Digital-Desert : Mojave Desert
Visit us on Facebook ~ ~ ~ DESERT GAZETTE
ecology: wildlife - plants - geography: places - MAPS - roads & trails: route 66 - old west - communities - weather - glossary
ghost towns - gold mines - parks & public lands: wilderness - native culture - history - geology: natural features - comments
Share this page
on FACEBOOK




Joshua Tree National Park > Nature Trail > Indian Cove

Creosote Bush

Larrea tridentada

If you walk near a creosote bush shortly after a a rain, you will notice the distinctive odor of the resins in its tiny leaves. These resins protect the plant from the drying effects of the sun and wind and serve the same purpose as thorns in discouraging animals from eating it.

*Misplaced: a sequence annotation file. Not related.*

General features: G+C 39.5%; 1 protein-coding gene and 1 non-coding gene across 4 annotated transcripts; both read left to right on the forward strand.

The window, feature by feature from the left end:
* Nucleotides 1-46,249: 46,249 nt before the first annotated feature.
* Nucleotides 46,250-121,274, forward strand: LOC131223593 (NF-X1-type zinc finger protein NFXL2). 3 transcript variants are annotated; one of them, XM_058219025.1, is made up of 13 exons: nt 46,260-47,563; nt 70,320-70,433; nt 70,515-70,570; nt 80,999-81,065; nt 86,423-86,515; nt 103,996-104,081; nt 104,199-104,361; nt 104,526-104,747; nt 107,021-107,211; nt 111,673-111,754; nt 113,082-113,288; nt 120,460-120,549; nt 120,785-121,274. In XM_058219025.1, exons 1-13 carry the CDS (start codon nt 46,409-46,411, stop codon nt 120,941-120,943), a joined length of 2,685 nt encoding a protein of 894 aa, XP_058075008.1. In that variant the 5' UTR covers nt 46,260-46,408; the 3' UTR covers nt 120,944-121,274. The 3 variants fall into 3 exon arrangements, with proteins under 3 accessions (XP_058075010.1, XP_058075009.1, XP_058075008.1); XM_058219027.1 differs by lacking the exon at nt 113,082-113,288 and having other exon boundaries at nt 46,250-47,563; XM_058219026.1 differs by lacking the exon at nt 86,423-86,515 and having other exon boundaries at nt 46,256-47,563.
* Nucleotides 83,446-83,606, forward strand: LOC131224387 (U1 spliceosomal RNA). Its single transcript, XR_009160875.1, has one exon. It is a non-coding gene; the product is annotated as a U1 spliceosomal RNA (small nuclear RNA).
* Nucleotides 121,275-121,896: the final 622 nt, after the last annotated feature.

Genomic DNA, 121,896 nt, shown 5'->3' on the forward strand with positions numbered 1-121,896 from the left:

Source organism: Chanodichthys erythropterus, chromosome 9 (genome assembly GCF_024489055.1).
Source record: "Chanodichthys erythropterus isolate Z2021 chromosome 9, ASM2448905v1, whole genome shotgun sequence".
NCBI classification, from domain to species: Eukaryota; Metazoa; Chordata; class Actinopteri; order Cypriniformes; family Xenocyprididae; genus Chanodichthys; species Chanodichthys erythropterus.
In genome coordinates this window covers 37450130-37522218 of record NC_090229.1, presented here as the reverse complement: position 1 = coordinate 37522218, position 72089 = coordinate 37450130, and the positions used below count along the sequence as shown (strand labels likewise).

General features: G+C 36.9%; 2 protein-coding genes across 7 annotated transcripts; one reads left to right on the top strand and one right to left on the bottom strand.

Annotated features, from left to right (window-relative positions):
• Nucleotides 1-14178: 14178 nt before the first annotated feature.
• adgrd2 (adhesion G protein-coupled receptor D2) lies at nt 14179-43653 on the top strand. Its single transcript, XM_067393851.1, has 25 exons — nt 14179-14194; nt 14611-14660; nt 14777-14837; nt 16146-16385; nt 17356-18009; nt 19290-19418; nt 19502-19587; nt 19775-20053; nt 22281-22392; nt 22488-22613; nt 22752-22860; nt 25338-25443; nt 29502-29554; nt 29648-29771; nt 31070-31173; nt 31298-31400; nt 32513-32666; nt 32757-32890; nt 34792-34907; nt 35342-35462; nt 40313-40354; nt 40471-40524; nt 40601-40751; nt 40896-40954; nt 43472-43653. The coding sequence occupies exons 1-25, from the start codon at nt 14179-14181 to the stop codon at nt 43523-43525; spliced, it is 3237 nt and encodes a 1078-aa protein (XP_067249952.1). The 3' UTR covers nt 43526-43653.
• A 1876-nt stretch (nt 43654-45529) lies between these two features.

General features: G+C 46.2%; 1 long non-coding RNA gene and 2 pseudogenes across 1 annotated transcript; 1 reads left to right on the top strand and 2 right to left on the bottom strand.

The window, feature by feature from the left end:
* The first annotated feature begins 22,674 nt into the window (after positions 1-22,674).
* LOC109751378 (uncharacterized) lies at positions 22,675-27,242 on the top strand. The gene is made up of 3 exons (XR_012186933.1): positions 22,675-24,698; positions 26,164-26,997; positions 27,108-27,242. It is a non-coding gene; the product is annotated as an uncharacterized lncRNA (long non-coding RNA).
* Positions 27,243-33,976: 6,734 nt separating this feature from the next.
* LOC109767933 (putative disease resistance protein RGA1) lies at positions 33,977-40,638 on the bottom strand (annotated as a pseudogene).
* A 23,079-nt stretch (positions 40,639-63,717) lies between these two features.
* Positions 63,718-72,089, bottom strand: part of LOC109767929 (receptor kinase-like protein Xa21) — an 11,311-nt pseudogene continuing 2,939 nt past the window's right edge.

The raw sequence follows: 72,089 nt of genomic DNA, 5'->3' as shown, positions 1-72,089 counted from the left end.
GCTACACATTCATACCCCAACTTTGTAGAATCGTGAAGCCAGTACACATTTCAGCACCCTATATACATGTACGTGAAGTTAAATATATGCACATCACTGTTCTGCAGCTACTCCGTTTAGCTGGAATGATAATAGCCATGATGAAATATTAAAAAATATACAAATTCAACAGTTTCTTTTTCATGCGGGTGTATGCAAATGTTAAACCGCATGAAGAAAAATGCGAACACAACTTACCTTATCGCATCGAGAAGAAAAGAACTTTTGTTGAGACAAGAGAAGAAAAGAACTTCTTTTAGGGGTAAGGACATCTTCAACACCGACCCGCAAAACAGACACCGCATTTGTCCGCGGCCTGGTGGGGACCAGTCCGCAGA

Although the foliage is meant to repel, the yellow flowers are not. When creosote bush blooms in spring, it is visited by bees and other insects for pollen and nectar.

Desert Indians used creosote bush to treat various ills including stiff limbs, sores, snake bites, menstrual cramps, and congestion. The sticky resins were used to mend pottery and fix arrow points.

< Previous - Next >

click the photo to continue


Also see:
Cactus-Yucca Scrub Habitat
Creosote Bush Scrub Habitat
ecology: wildlife - plants - geography: places - MAPS - roads & trails: route 66 - old west - communities - weather - glossary
ghost towns - gold mines - parks & public lands: wilderness - native culture - history - geology: natural features - comments
Country Life Realty
Wrightwood, Ca.
Mountain Hardware
Wrightwood, Ca.
Canyon Cartography
Mojave River Valley Museum

Custom Search
-

Abraxas Engineering
privacy
Copyright ©Walter Feller. All rights reserved.